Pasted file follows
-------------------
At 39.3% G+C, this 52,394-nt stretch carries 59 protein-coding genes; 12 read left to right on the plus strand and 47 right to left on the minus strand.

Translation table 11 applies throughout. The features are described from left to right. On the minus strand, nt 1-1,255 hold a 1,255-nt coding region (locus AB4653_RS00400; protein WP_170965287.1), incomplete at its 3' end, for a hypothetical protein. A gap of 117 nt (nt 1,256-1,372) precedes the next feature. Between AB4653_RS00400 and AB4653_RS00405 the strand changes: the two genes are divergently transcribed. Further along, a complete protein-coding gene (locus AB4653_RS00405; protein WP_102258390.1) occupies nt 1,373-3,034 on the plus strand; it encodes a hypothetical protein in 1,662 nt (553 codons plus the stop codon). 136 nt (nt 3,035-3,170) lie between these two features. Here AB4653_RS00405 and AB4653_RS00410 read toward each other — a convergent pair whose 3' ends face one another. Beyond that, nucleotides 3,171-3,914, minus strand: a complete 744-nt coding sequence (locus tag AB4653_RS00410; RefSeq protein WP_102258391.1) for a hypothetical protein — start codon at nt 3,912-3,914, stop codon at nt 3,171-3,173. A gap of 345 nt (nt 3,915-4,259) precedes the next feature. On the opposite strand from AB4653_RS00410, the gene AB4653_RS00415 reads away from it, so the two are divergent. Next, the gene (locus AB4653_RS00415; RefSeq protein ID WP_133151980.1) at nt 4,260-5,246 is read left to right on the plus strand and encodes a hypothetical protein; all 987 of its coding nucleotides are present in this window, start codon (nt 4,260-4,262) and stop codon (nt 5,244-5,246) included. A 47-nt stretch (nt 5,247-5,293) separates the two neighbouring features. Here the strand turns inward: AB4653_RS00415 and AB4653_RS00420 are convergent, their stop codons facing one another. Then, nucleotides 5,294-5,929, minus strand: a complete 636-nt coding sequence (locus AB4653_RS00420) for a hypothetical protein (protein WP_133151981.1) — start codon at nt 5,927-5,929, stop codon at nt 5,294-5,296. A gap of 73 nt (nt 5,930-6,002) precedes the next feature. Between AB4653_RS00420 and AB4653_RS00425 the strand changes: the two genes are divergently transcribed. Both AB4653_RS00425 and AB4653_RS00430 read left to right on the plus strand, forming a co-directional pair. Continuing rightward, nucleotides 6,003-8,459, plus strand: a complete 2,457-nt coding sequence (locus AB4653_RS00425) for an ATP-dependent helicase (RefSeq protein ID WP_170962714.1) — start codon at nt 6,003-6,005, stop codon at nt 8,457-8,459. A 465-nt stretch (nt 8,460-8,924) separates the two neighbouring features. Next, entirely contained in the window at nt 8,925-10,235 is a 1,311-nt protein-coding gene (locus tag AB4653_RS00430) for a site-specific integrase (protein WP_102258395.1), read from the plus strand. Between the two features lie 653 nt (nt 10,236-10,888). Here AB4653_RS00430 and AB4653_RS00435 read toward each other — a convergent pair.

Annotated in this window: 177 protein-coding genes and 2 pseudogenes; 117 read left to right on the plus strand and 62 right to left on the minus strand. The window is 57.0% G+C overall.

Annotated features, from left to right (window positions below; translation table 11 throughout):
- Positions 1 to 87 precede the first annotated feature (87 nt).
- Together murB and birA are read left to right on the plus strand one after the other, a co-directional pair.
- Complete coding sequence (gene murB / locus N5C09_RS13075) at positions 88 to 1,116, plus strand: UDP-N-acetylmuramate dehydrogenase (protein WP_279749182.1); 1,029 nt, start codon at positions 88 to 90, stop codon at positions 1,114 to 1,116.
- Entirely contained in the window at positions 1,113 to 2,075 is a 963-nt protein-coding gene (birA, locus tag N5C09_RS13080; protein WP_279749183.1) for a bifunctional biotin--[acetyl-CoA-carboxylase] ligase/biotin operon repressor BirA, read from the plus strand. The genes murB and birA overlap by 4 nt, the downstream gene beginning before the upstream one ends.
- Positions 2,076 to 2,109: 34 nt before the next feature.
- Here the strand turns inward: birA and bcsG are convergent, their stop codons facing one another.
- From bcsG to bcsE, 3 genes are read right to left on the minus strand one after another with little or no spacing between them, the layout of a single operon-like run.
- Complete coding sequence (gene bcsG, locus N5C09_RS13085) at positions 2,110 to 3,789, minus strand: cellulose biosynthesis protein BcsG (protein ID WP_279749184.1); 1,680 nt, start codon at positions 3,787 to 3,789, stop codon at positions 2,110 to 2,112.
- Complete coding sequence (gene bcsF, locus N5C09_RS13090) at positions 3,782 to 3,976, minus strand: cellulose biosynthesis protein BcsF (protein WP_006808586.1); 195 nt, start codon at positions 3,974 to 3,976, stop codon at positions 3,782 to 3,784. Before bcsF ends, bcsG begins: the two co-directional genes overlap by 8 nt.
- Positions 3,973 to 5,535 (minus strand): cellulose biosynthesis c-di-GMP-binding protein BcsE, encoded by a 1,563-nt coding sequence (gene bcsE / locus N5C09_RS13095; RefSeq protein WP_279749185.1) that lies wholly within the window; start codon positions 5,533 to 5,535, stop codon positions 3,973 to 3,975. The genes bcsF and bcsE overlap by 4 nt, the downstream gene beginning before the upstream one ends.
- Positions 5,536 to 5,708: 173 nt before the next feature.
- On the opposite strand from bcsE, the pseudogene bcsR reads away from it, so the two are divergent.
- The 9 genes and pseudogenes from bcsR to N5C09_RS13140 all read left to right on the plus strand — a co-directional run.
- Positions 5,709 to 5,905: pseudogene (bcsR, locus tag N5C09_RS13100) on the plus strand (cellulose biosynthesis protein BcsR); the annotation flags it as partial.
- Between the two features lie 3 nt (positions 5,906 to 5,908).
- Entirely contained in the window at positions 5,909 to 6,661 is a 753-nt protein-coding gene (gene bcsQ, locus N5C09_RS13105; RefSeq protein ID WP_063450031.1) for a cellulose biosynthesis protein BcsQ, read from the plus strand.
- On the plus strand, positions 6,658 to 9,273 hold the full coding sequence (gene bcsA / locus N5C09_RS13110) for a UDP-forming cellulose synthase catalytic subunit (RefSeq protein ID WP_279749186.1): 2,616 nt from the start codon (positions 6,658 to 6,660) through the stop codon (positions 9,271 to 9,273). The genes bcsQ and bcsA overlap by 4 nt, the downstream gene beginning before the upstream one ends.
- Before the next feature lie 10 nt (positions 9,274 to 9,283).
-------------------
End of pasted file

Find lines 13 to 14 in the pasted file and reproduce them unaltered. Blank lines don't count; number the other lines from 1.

- Complete coding sequence (gene bcsF, locus N5C09_RS13090) at positions 3,782 to 3,976, minus strand: cellulose biosynthesis protein BcsF (protein WP_006808586.1); 195 nt, start codon at positions 3,974 to 3,976, stop codon at positions 3,782 to 3,784. Before bcsF ends, bcsG begins: the two co-directional genes overlap by 8 nt.
- Positions 3,973 to 5,535 (minus strand): cellulose biosynthesis c-di-GMP-binding protein BcsE, encoded by a 1,563-nt coding sequence (gene bcsE / locus N5C09_RS13095; RefSeq protein WP_279749185.1) that lies wholly within the window; start codon positions 5,533 to 5,535, stop codon positions 3,973 to 3,975. The genes bcsF and bcsE overlap by 4 nt, the downstream gene beginning before the upstream one ends.